The fight for equal pay across the entertainment industry

From film, theatre, TV, video games, circus, festivals, pubs, clubs, radio, the creative and cultural output of the entertainment industry is, without any doubt, an intrinsic part of our daily lives. 

So intrinsic that the average person would, I feel, be appalled by the commonality of abusive behaviour and practices that are a feature of the day-to-day working lives of Equity’s 48,000 members. This is, for example, an industry where it is still common for our members to be asked to work for nothing to ‘gain exposure’ or ‘build your CV’. It is because of this that Equity developed its Professionally Made, Professionally Paid campaign, that strategically seeks to extend collective bargaining coverage and ensure that members are aware of their contractual and statutory rights. 

In the political economy of the entertainment industry, it is unsurprising then (although utterly unacceptable) that when Equity members are expressly undertaking work of equal value-conscious decisions are made by production companies that deem the work of women to be worth less than that of men. One of the more recent high-profile exposures of such practice was the disclosure that in the Netflix production, The Crown, Clare Foy had been paid less than co-star Matt Smith, with other equally high profile cases evidencing a chronic, systemic problem.

This is a feature of a wider pattern of discriminatory practice, which extends to disparities across the industry including; significant differences in public funding awarded to female-led production companies, low levels of women writers and directors working across the industry. It is important to add that in the industry that helps create and project notions of the nature of women in society, there are chronic disparities both in the roles played by women – perpetuating stereotypes and problematic issues around preferred body type, but also a distinct issue of age discrimination experienced by older women members of the union.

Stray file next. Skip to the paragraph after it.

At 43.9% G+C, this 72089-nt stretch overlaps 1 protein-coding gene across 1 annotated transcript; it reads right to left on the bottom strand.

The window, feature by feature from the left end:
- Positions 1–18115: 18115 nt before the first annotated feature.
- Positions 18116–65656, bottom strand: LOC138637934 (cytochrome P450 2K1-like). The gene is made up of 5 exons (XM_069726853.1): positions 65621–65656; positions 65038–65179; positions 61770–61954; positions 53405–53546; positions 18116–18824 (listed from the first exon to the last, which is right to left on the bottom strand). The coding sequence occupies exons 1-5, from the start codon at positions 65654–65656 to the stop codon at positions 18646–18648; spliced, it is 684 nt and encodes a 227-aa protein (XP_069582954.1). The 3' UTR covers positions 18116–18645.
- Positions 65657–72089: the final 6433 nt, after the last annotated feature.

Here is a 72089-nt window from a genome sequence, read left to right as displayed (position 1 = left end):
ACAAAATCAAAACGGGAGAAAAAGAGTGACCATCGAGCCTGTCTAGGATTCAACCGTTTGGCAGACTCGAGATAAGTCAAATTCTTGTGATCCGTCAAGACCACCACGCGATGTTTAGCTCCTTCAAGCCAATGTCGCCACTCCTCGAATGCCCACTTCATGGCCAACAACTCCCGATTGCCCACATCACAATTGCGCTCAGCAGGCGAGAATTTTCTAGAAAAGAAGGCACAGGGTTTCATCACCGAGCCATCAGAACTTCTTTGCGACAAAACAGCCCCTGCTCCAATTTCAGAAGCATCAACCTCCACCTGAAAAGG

Alongside these distinct dimensions of discrimination in the entertainment industry are those more commonly experienced issues that can underpin inequalities in pay, including the ‘penalties’ incurred as a result of parental and caring responsibilities. Here, Equity works closely with a partner organisation including Parents in the Performing Arts (PiPA), to champion family-friendly policy and practice, and notably the inclusion of flexible working opportunities and job share – something seen by some in the industry as an anathema but gaining some traction

As a trade union with self-employed workers as members, we face the typical hurdle of encouraging open discussion around pay (and non-payment) to identify where inequality and anomalies exist. I have welcomed the opportunity to contribute to the new equal pay Toolkit from the Equality Trust and I hope that the publicity arising from its launch creates another catalyst to give Equity members the confidence to speak up around inequalities in pay and help support the agenda to end discrimination.

Dr. Ian Manborde, Equalities & Diversity Officer, Equity

*This is a guest blog and the views of the author are not necessarily those of The Equality Trust.